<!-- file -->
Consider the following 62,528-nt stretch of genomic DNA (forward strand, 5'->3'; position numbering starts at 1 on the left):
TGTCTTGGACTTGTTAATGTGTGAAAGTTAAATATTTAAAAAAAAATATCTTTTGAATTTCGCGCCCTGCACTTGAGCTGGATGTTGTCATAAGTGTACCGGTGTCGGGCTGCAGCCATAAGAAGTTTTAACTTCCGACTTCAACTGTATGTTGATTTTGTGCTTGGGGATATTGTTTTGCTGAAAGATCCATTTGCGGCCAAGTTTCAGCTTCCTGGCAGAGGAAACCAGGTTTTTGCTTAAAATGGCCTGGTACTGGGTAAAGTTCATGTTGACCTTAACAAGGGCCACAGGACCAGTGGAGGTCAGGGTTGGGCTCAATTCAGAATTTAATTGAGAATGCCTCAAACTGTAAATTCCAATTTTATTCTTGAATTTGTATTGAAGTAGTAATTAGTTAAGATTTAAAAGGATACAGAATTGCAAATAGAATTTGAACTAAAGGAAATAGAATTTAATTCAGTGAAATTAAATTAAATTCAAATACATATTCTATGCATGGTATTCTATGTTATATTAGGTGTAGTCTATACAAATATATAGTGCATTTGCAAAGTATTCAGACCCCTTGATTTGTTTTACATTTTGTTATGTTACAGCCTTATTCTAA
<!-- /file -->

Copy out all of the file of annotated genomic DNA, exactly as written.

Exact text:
Consider the following 62,528-nt stretch of genomic DNA (forward strand, 5'->3'; position numbering starts at 1 on the left):
TGTCTTGGACTTGTTAATGTGTGAAAGTTAAATATTTAAAAAAAAATATCTTTTGAATTTCGCGCCCTGCACTTGAGCTGGATGTTGTCATAAGTGTACCGGTGTCGGGCTGCAGCCATAAGAAGTTTTAACTTCCGACTTCAACTGTATGTTGATTTTGTGCTTGGGGATATTGTTTTGCTGAAAGATCCATTTGCGGCCAAGTTTCAGCTTCCTGGCAGAGGAAACCAGGTTTTTGCTTAAAATGGCCTGGTACTGGGTAAAGTTCATGTTGACCTTAACAAGGGCCACAGGACCAGTGGAGGTCAGGGTTGGGCTCAATTCAGAATTTAATTGAGAATGCCTCAAACTGTAAATTCCAATTTTATTCTTGAATTTGTATTGAAGTAGTAATTAGTTAAGATTTAAAAGGATACAGAATTGCAAATAGAATTTGAACTAAAGGAAATAGAATTTAATTCAGTGAAATTAAATTAAATTCAAATACATATTCTATGCATGGTATTCTATGTTATATTAGGTGTAGTCTATACAAATATATAGTGCATTTGCAAAGTATTCAGACCCCTTGATTTGTTTTACATTTTGTTATGTTACAGCCTTATTCTAA